News Release

Libya and War Powers


Naiman is policy director of Just Foreign Policy. He just wrote the piece “Congress Must Debate the Libya War,” which states: “To put it crudely: as a matter of logic, if President Obama can bomb Libya without Congressional authorization, then President Palin can bomb Iran without Congressional authorization. If, God forbid, we ever get to that fork in the road, you can bet your bottom dollar that the advocates of bombing Iran will invoke Congressional silence now as justification for their claims of unilateral presidential authority to bomb anywhere, anytime.”

Cohn is a professor at Thomas Jefferson School of Law and just wrote the piece “Stop Bombing Libya,” which states: “The resolution authorizes UN Member States ‘to take all necessary measures … to protect civilians and civilian populated areas under threat of attack in the Libyan Arab Jamahiriya, including Benghazi, while excluding a foreign occupation force of any form on any part of Libyan territory.’ The military action taken exceeds the bounds of the ‘all necessary measures’ authorization.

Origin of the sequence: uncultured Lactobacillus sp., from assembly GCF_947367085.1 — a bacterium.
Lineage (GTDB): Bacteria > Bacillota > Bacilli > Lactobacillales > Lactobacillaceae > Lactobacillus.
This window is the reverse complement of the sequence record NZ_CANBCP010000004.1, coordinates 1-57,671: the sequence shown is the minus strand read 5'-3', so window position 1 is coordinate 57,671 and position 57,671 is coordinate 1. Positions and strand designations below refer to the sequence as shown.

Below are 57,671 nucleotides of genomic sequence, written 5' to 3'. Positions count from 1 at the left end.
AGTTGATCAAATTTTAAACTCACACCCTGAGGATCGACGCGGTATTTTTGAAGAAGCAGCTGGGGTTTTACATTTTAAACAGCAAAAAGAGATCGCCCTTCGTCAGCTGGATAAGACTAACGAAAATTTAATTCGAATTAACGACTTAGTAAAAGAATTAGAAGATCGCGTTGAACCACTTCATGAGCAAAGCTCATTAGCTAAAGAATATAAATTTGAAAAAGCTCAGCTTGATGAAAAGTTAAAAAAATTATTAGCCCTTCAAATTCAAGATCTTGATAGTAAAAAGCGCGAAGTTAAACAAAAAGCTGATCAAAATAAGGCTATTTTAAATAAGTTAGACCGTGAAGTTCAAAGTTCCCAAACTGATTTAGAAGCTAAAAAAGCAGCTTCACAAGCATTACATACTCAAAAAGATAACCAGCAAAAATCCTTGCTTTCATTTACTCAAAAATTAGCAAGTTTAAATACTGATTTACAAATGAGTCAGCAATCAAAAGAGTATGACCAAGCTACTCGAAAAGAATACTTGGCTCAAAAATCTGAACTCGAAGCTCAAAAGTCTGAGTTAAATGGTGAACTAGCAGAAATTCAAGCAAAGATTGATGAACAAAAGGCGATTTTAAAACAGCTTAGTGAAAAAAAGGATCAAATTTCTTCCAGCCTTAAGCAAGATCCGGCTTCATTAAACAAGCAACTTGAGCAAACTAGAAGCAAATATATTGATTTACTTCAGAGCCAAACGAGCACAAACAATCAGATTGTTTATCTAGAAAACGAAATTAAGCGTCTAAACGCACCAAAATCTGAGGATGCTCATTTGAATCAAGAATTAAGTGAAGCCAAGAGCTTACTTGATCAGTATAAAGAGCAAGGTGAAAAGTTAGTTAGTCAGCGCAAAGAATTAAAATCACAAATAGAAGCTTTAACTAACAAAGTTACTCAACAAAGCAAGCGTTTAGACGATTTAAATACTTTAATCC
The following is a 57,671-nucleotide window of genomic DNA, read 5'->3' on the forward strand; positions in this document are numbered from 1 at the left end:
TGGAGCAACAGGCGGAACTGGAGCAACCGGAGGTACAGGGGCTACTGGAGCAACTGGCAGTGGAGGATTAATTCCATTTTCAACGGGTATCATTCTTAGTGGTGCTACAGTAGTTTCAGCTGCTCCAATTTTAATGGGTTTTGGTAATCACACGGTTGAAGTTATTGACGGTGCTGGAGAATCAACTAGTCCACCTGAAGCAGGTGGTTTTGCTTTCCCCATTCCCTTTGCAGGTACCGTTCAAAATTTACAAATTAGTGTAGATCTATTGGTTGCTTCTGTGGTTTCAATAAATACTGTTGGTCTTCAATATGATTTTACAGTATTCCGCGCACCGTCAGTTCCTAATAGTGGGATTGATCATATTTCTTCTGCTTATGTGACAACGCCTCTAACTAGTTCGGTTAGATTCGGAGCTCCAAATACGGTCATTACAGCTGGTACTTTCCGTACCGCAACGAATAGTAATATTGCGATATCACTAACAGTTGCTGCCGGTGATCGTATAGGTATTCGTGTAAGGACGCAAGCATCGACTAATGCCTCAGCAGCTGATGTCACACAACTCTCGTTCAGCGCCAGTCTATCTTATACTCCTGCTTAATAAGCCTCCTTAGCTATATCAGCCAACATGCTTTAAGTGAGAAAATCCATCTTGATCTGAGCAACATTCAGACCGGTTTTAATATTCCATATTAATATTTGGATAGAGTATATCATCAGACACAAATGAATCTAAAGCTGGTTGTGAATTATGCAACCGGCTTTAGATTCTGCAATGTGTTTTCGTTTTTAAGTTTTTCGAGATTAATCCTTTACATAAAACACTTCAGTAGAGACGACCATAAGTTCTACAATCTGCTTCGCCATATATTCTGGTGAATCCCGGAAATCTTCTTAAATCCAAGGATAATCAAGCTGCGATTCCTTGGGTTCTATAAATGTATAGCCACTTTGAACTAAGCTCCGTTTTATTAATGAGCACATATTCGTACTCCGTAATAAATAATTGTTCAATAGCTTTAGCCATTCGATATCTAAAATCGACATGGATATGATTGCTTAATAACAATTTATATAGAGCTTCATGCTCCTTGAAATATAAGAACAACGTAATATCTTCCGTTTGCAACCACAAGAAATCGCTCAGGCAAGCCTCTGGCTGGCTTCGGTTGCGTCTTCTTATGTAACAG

“‘All necessary measures’ should first have been peaceful measures to settle the conflict. But peaceful means were not exhausted before Obama began bombing Libya. A high level international team — consisting of representatives from the Arab League, the Organization of African Unity, and the UN Secretary General — should have been dispatched to Tripoli to attempt to negotiate a real cease-fire, and set up a mechanism for elections and for protecting civilians.”

Cohn’s latest book is The United States and Torture: Interrogation, Incarceration, and Abuse.

For more information, contact at the Institute for Public Accuracy:
Sam Husseini, (202) 347-0020; or David Zupan, (541) 484-9167